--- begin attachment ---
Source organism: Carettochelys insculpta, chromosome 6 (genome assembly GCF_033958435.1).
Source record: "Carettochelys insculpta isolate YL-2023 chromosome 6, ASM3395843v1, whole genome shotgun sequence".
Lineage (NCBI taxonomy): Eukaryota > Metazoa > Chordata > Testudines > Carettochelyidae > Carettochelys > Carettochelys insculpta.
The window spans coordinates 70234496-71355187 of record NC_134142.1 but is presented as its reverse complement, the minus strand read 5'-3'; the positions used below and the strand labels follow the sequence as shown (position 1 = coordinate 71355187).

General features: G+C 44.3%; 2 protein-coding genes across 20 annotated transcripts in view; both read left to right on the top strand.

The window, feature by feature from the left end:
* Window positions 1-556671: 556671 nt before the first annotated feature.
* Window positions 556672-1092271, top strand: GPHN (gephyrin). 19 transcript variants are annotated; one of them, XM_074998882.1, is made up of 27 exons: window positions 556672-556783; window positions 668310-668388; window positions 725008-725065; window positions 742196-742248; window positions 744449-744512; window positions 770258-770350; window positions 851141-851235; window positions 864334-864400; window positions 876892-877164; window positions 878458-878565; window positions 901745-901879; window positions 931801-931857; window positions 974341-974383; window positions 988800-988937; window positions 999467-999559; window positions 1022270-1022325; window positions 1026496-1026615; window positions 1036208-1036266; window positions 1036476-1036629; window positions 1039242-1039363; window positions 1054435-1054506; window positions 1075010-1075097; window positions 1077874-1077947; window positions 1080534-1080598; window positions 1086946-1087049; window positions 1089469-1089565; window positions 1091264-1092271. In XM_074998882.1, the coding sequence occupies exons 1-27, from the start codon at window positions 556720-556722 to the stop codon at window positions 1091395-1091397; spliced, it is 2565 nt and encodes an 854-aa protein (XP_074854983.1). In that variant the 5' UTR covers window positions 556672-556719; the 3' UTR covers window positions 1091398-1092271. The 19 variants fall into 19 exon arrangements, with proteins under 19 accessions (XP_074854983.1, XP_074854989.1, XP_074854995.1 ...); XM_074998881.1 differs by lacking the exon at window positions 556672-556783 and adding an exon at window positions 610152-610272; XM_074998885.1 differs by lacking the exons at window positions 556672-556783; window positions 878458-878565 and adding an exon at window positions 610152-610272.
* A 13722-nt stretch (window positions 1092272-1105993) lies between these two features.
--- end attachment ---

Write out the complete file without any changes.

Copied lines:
Source organism: Carettochelys insculpta, chromosome 6 (genome assembly GCF_033958435.1).
Source record: "Carettochelys insculpta isolate YL-2023 chromosome 6, ASM3395843v1, whole genome shotgun sequence".
Lineage (NCBI taxonomy): Eukaryota > Metazoa > Chordata > Testudines > Carettochelyidae > Carettochelys > Carettochelys insculpta.
The window spans coordinates 70234496-71355187 of record NC_134142.1 but is presented as its reverse complement, the minus strand read 5'-3'; the positions used below and the strand labels follow the sequence as shown (position 1 = coordinate 71355187).

General features: G+C 44.3%; 2 protein-coding genes across 20 annotated transcripts in view; both read left to right on the top strand.

The window, feature by feature from the left end:
* Window positions 1-556671: 556671 nt before the first annotated feature.
* Window positions 556672-1092271, top strand: GPHN (gephyrin). 19 transcript variants are annotated; one of them, XM_074998882.1, is made up of 27 exons: window positions 556672-556783; window positions 668310-668388; window positions 725008-725065; window positions 742196-742248; window positions 744449-744512; window positions 770258-770350; window positions 851141-851235; window positions 864334-864400; window positions 876892-877164; window positions 878458-878565; window positions 901745-901879; window positions 931801-931857; window positions 974341-974383; window positions 988800-988937; window positions 999467-999559; window positions 1022270-1022325; window positions 1026496-1026615; window positions 1036208-1036266; window positions 1036476-1036629; window positions 1039242-1039363; window positions 1054435-1054506; window positions 1075010-1075097; window positions 1077874-1077947; window positions 1080534-1080598; window positions 1086946-1087049; window positions 1089469-1089565; window positions 1091264-1092271. In XM_074998882.1, the coding sequence occupies exons 1-27, from the start codon at window positions 556720-556722 to the stop codon at window positions 1091395-1091397; spliced, it is 2565 nt and encodes an 854-aa protein (XP_074854983.1). In that variant the 5' UTR covers window positions 556672-556719; the 3' UTR covers window positions 1091398-1092271. The 19 variants fall into 19 exon arrangements, with proteins under 19 accessions (XP_074854983.1, XP_074854989.1, XP_074854995.1 ...); XM_074998881.1 differs by lacking the exon at window positions 556672-556783 and adding an exon at window positions 610152-610272; XM_074998885.1 differs by lacking the exons at window positions 556672-556783; window positions 878458-878565 and adding an exon at window positions 610152-610272.
* A 13722-nt stretch (window positions 1092272-1105993) lies between these two features.